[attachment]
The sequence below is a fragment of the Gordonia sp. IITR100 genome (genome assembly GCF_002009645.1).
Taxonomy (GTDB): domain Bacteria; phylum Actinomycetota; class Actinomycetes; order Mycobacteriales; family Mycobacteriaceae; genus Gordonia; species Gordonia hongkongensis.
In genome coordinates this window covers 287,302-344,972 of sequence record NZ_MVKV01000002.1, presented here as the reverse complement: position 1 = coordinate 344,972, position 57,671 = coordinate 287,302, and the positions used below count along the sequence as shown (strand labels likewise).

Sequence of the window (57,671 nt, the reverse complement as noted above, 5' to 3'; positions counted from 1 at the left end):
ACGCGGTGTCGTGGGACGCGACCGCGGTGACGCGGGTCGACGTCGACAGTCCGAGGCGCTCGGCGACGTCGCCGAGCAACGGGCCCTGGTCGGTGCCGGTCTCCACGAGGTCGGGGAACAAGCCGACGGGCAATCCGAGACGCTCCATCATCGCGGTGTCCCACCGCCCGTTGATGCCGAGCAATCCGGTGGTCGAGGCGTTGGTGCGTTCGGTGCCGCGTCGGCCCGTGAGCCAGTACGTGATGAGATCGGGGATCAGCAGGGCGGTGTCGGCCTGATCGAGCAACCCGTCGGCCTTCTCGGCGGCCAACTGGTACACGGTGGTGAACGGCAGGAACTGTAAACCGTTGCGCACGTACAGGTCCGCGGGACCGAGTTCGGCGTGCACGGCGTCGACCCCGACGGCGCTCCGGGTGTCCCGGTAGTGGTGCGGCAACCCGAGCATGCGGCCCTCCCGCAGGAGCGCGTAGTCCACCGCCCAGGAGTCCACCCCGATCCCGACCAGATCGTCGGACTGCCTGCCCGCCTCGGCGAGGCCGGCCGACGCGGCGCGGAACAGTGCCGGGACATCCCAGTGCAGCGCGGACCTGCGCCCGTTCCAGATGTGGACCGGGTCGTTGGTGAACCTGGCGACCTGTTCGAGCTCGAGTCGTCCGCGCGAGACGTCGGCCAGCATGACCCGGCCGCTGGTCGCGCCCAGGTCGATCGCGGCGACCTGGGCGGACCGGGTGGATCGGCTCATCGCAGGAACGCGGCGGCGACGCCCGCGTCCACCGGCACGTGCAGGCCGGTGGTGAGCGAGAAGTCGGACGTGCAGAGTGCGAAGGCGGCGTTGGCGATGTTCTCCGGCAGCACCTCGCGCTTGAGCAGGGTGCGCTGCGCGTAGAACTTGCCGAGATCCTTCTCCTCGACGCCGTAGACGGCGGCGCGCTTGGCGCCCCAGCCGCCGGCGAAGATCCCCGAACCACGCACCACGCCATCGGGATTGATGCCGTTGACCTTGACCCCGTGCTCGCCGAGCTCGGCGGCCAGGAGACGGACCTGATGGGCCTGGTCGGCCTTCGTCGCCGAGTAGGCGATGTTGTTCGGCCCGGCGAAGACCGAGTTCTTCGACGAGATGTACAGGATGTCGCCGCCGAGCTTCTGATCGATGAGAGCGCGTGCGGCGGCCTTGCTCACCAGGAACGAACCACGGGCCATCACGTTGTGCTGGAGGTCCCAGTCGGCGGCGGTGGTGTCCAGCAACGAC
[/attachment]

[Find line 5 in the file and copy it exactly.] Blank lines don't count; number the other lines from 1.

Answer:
ACGCGGTGTCGTGGGACGCGACCGCGGTGACGCGGGTCGACGTCGACAGTCCGAGGCGCTCGGCGACGTCGCCGAGCAACGGGCCCTGGTCGGTGCCGGTCTCCACGAGGTCGGGGAACAAGCCGACGGGCAATCCGAGACGCTCCATCATCGCGGTGTCCCACCGCCCGTTGATGCCGAGCAATCCGGTGGTCGAGGCGTTGGTGCGTTCGGTGCCGCGTCGGCCCGTGAGCCAGTACGTGATGAGATCGGGGATCAGCAGGGCGGTGTCGGCCTGATCGAGCAACCCGTCGGCCTTCTCGGCGGCCAACTGGTACACGGTGGTGAACGGCAGGAACTGTAAACCGTTGCGCACGTACAGGTCCGCGGGACCGAGTTCGGCGTGCACGGCGTCGACCCCGACGGCGCTCCGGGTGTCCCGGTAGTGGTGCGGCAACCCGAGCATGCGGCCCTCCCGCAGGAGCGCGTAGTCCACCGCCCAGGAGTCCACCCCGATCCCGACCAGATCGTCGGACTGCCTGCCCGCCTCGGCGAGGCCGGCCGACGCGGCGCGGAACAGTGCCGGGACATCCCAGTGCAGCGCGGACCTGCGCCCGTTCCAGATGTGGACCGGGTCGTTGGTGAACCTGGCGACCTGTTCGAGCTCGAGTCGTCCGCGCGAGACGTCGGCCAGCATGACCCGGCCGCTGGTCGCGCCCAGGTCGATCGCGGCGACCTGGGCGGACCGGGTGGATCGGCTCATCGCAGGAACGCGGCGGCGACGCCCGCGTCCACCGGCACGTGCAGGCCGGTGGTGAGCGAGAAGTCGGACGTGCAGAGTGCGAAGGCGGCGTTGGCGATGTTCTCCGGCAGCACCTCGCGCTTGAGCAGGGTGCGCTGCGCGTAGAACTTGCCGAGATCCTTCTCCTCGACGCCGTAGACGGCGGCGCGCTTGGCGCCCCAGCCGCCGGCGAAGATCCCCGAACCACGCACCACGCCATCGGGATTGATGCCGTTGACCTTGACCCCGTGCTCGCCGAGCTCGGCGGCCAGGAGACGGACCTGATGGGCCTGGTCGGCCTTCGTCGCCGAGTAGGCGATGTTGTTCGGCCCGGCGAAGACCGAGTTCTTCGACGAGATGTACAGGATGTCGCCGCCGAGCTTCTGATCGATGAGAGCGCGTGCGGCGGCCTTGCTCACCAGGAACGAACCACGGGCCATCACGTTGTGCTGGAGGTCCCAGTCGGCGGCGGTGGTGTCCAGCAACGAC